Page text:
EU lawmakers have voted against plans to allow individual member states to opt out of trade in GM crops grown outside their territory.
The Environment Committee of the European Parliament voted on a EU draft law that would enable any member state to restrict or prohibit the sale and use of EU-approved GM food or feed.
But MEPs rejected the draft law by 47 votes to three, with five abstentions, raising concerns that the proposal might prove “unworkable” and lead to the reintroduction of border controls between pro and anti-GM countries.
“For us, the existing legislation should remain in place, and member states should shoulder their responsibilities and take a decision together at EU level, instead of introducing national bans,” said Environment Committee chairman Giovanni La Via.
“After we spent so many years getting rid of internal barriers, this proposal could fragment the internal market and lead to a return to border inspections, which we all worked hard to get rid of at the time.”
The whole European Parliament will vote on the draft law on 28 October in Strasbourg.
If the law is rejected, the European Union’s executive could decide to table an alternative proposal. The latest vote was a proposal on trade in GM crops.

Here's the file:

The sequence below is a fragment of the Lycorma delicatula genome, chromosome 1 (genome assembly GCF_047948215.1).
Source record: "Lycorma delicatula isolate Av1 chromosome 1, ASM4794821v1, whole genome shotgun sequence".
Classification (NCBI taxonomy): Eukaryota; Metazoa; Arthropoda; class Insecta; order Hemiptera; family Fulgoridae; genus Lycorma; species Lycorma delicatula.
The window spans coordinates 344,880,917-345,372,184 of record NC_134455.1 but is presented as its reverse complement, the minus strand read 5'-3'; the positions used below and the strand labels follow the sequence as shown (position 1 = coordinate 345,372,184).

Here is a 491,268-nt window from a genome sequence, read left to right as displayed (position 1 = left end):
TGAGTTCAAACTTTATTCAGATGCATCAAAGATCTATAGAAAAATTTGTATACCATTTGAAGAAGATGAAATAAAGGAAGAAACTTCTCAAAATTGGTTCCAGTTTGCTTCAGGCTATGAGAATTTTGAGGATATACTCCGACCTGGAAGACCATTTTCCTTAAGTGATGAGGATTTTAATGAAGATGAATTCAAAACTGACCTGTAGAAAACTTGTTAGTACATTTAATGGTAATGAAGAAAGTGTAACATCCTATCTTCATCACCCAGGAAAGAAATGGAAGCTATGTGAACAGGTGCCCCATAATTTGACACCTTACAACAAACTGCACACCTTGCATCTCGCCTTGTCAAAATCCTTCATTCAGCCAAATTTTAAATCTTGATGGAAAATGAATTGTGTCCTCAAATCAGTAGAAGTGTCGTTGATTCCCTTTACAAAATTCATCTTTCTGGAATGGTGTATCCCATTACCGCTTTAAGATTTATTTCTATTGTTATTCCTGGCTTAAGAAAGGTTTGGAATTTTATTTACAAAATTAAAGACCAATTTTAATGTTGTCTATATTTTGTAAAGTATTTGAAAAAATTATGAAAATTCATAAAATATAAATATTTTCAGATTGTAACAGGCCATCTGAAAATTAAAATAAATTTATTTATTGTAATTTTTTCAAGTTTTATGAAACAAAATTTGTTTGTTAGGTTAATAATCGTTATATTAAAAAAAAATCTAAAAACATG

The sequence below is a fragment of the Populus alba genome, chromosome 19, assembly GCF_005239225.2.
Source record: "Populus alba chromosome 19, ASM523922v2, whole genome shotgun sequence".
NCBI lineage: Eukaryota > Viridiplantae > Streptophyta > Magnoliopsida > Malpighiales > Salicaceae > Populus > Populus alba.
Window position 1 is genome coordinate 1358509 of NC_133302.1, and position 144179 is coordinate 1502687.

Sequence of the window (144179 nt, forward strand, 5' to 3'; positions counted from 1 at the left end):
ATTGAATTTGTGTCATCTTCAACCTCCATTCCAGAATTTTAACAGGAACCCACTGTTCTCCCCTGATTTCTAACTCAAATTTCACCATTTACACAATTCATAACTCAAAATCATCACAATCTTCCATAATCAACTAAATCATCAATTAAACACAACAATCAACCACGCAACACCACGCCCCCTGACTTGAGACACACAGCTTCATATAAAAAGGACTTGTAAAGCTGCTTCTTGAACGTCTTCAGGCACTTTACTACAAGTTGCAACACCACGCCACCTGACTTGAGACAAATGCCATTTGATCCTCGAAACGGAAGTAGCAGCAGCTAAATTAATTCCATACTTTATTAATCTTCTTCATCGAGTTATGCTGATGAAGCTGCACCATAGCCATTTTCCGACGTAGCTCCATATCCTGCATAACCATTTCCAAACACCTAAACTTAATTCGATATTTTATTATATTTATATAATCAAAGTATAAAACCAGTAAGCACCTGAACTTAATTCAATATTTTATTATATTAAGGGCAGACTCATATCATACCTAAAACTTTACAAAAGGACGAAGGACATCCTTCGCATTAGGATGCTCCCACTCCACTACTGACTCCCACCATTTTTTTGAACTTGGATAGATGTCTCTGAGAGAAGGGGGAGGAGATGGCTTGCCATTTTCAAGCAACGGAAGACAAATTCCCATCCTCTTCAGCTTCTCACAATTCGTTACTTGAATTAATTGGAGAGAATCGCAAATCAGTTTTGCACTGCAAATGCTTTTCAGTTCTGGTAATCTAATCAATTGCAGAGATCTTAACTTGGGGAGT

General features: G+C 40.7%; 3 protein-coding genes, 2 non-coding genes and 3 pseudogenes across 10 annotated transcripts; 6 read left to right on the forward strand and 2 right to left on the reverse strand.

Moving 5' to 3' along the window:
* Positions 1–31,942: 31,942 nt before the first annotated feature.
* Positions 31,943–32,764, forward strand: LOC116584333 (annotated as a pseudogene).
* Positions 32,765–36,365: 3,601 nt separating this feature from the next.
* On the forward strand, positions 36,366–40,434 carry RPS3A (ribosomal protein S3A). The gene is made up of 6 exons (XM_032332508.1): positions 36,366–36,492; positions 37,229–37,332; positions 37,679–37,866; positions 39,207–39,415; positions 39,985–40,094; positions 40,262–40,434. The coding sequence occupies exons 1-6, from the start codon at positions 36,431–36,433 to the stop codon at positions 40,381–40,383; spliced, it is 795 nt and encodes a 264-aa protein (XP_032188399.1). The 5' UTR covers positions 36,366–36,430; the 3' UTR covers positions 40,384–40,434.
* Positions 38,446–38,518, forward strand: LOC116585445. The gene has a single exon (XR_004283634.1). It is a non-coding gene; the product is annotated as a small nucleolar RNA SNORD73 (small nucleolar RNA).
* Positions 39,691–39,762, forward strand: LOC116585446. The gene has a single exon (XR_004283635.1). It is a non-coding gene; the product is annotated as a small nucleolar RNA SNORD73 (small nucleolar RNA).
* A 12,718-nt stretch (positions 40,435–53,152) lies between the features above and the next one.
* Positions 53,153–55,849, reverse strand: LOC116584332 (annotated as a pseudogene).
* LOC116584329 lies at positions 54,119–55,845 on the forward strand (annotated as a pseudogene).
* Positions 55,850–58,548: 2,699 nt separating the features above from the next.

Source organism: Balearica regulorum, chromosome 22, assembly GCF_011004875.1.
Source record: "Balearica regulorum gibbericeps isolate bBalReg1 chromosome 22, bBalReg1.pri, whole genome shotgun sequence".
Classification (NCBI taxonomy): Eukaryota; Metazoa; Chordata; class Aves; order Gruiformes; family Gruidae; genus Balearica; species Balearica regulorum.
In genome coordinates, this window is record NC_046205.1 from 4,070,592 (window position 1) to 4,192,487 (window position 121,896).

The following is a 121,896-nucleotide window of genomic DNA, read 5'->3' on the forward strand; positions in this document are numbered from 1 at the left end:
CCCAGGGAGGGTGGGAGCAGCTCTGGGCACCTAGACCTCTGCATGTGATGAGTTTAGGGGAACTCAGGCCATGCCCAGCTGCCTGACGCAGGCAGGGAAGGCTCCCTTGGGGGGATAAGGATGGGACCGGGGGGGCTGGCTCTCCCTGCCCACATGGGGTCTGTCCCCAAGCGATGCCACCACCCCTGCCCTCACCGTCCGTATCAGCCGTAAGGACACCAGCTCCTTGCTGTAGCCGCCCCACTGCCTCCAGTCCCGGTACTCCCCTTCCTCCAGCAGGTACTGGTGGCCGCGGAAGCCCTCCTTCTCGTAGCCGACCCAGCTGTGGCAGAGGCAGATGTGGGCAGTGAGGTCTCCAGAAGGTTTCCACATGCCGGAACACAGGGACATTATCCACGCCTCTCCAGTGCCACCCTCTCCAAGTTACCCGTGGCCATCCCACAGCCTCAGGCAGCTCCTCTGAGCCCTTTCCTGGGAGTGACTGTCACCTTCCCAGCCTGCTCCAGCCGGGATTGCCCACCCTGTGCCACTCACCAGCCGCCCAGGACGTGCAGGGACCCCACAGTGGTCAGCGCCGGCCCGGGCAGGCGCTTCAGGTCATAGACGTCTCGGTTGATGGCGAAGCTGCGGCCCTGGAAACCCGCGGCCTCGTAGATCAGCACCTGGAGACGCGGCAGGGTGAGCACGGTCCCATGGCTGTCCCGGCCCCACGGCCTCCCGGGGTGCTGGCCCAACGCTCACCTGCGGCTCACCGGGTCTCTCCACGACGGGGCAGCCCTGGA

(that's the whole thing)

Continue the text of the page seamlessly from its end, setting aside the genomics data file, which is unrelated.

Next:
Member states had already been given the power earlier this year to decide whether they wanted to grow GM crops on their territory. The vote saw 19 out of 28 EU member states requesting to opt out.
Devolved governments in Scotland, Wales and Northern Ireland have all released statements saying they would not allow GM crops to be grown commercially on their territory at this stage.
This is in contrast to the UK government, which has spoken out in favour of allowing farmers in England to decide if they want to grow GM crops or not.
Currently, the only GM crop authorised for cultivation in the EU is Monsanto maize variety MON810, which has been cultivated in Spain and Portugal for more a decade. Conversely, 60 GM imports are approved for use in the EU, mainly for animal feed.